Dragon Quarter features music composed by Hitoshi Sakimoto and directed by Yasunori Mitsuda, and it shows. Not overly grandiose or memorable, the tracks found in the game are nonetheless very well-suited to the environments they are found in. Songs tend to mirror the overall dark and dirty atmosphere of Shelter, and so it is that there is an almost eucatastrophic quality to the game's conclusion, as well as its accompanying music. Sound effects are of similarly high quality, and Capcom mercifully decided to leave the entirety of the voice acting in Japanese. There is little to complain about aside from the rather grating and hackneyed Organ of Doom end boss music, which is really getting kind of old.
Cel-shading puts in an appearance in Dragon Quarter, and it adds the effect of playing an old-school RPG in 3D, which is, on the whole, rather nice. Character design tends towards bishounenesque for male characters, while female characters bear the distinction of being the most perkily breasted in RPG history. There is a distinctive quality to the artwork that is hard to put a finger on. This is a good thing, because as far as the background art goes, there isn't too much to speak of. Things are functional, but not terribly above average. This is perhaps understandable, however, since the game aims to convey a certain level of bleak despair, which it does admirably. Meanwhile, the only technical complaint with the graphics is the fact that while the camera is fully rotatable in most areas, non-combat regions (marked in yellow on the minimap) do not feature this function.
The minimap, incidentally, is pretty functional, although slightly difficult to see by virtue of its size. This is, happily, the only real interface problem with Dragon Quarter, which features easily navigable menus and very little visual clutter at any time. Aside from slight quirks in the manner in which the various character information is accessible, everything in this area has been pulled off to a T.
This is also true of the translation, which is virtually spotless. There are perhaps one or two errors throughout, but overall, it is a well-executed localization, which is helped all the more by the fact that there is no horrible voice acting to muddy up the waters. Not only does this save Capcom some money, it also saves the gamer the pain-inducing prospect of hearing Lin shout out the same shudder-worthy lines again and again, and that alone is enough to make Dragon Quarter worth its weight in gold, so to speak.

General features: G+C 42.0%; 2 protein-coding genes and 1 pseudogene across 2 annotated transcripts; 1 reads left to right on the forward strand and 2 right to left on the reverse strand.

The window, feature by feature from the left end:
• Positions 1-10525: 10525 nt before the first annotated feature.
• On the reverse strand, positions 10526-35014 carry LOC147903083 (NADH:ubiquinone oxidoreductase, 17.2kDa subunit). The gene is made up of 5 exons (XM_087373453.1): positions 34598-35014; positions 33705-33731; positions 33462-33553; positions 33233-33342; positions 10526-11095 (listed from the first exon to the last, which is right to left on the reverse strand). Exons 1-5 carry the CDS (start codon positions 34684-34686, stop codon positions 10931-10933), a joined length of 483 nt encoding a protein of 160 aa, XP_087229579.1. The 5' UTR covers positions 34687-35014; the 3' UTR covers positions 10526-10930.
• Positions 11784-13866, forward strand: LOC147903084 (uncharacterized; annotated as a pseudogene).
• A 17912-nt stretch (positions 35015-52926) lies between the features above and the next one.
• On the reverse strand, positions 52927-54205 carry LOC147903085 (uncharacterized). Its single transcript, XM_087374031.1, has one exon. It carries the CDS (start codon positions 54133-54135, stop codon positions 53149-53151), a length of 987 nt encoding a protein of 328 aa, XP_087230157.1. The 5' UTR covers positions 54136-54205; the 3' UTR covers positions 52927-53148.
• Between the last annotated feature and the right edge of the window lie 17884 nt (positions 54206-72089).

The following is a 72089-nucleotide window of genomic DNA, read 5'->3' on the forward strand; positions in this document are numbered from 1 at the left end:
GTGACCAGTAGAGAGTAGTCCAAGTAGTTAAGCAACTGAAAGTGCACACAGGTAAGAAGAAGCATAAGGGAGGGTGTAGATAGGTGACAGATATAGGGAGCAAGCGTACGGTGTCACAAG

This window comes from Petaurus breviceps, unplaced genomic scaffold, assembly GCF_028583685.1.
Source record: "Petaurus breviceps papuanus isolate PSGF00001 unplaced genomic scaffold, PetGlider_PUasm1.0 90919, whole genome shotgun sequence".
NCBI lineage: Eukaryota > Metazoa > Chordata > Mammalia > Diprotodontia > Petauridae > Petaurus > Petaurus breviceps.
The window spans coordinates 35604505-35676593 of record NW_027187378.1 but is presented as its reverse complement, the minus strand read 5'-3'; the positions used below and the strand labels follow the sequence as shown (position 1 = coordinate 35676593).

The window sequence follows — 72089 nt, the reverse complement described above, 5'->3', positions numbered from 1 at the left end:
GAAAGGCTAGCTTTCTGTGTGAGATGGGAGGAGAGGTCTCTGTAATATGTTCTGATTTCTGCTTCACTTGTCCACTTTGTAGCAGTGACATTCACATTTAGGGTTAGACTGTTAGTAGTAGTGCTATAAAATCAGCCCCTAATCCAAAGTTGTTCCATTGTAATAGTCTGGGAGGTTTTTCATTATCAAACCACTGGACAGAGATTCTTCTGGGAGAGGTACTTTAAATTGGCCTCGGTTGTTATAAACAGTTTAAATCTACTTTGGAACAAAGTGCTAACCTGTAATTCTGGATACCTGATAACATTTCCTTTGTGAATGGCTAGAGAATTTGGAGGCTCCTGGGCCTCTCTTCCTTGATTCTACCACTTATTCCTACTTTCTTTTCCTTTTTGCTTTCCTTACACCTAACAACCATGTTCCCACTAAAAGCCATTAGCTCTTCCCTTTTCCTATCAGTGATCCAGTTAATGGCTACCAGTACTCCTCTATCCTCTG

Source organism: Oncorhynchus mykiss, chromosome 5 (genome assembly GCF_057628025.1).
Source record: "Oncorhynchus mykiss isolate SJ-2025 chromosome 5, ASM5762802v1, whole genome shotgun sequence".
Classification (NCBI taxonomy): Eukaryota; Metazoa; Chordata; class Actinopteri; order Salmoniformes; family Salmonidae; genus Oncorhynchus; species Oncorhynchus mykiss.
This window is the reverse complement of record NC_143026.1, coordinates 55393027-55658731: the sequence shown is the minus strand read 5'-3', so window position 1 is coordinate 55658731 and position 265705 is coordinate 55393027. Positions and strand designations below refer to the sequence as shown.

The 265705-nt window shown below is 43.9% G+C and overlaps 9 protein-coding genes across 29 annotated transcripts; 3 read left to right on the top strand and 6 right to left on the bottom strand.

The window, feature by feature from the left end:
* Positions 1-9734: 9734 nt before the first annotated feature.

Not only will players almost certainly be forced to restart Dragon Quarter at some point through the proceedings, it is likely that many will opt willingly to begin anew, as the game offers a wealth of extra material for those who take the plunge. The plot, which is fairly cohesive over just one playthrough, fleshes out impressively with repeated play, and as one's D-Ratio drops, more and more becomes available. While the first time through the game is likely to eat up a good 15 to 30 hours, it is easily possible to breeze through in half that time on subsequent playthroughs as experience and good items accumulate. There is also an in-depth minigame that leads to a secret dungeon which will keep players coming back for more, placing this game in very good standing as far as this category goes.
Indeed, there is much that places Breath of Fire: Dragon Quarter in very good standing. Its comprehensive attention to detail and striking originality of both concept and gameplay makes for a refreshing change from the generic offerings being served up in the action-based RPG market today, and indeed, the title is one of the select few that make it worthwhile to own the system it is on. Games like this are what developers should strive to create, and it is a credit to Capcom that it turned this out as opposed to something like Breath of Fire III or, say, Vagrant Story.